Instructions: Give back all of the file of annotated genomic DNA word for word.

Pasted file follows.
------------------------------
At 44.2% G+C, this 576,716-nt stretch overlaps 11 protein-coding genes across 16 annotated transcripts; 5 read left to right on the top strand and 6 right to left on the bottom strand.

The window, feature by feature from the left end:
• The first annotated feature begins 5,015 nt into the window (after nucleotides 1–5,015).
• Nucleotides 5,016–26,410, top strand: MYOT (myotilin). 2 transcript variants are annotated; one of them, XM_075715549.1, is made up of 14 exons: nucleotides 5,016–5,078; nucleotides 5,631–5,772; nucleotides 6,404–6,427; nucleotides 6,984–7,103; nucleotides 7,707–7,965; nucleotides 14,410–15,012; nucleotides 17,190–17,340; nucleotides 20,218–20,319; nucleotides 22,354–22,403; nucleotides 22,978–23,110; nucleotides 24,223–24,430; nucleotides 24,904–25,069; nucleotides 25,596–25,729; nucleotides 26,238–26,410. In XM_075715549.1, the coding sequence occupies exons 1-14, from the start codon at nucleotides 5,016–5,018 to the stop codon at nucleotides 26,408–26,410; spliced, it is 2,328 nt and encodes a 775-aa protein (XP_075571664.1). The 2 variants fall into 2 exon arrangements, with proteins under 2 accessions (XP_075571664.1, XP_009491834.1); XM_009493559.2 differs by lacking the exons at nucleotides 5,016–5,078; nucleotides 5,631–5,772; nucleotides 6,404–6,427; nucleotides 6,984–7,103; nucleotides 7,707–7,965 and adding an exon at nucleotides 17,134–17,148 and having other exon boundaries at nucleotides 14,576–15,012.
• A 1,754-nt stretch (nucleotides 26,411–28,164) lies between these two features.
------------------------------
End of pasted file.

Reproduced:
At 44.2% G+C, this 576,716-nt stretch overlaps 11 protein-coding genes across 16 annotated transcripts; 5 read left to right on the top strand and 6 right to left on the bottom strand.

The window, feature by feature from the left end:
• The first annotated feature begins 5,015 nt into the window (after nucleotides 1–5,015).
• Nucleotides 5,016–26,410, top strand: MYOT (myotilin). 2 transcript variants are annotated; one of them, XM_075715549.1, is made up of 14 exons: nucleotides 5,016–5,078; nucleotides 5,631–5,772; nucleotides 6,404–6,427; nucleotides 6,984–7,103; nucleotides 7,707–7,965; nucleotides 14,410–15,012; nucleotides 17,190–17,340; nucleotides 20,218–20,319; nucleotides 22,354–22,403; nucleotides 22,978–23,110; nucleotides 24,223–24,430; nucleotides 24,904–25,069; nucleotides 25,596–25,729; nucleotides 26,238–26,410. In XM_075715549.1, the coding sequence occupies exons 1-14, from the start codon at nucleotides 5,016–5,018 to the stop codon at nucleotides 26,408–26,410; spliced, it is 2,328 nt and encodes a 775-aa protein (XP_075571664.1). The 2 variants fall into 2 exon arrangements, with proteins under 2 accessions (XP_075571664.1, XP_009491834.1); XM_009493559.2 differs by lacking the exons at nucleotides 5,016–5,078; nucleotides 5,631–5,772; nucleotides 6,404–6,427; nucleotides 6,984–7,103; nucleotides 7,707–7,965 and adding an exon at nucleotides 17,134–17,148 and having other exon boundaries at nucleotides 14,576–15,012.
• A 1,754-nt stretch (nucleotides 26,411–28,164) lies between these two features.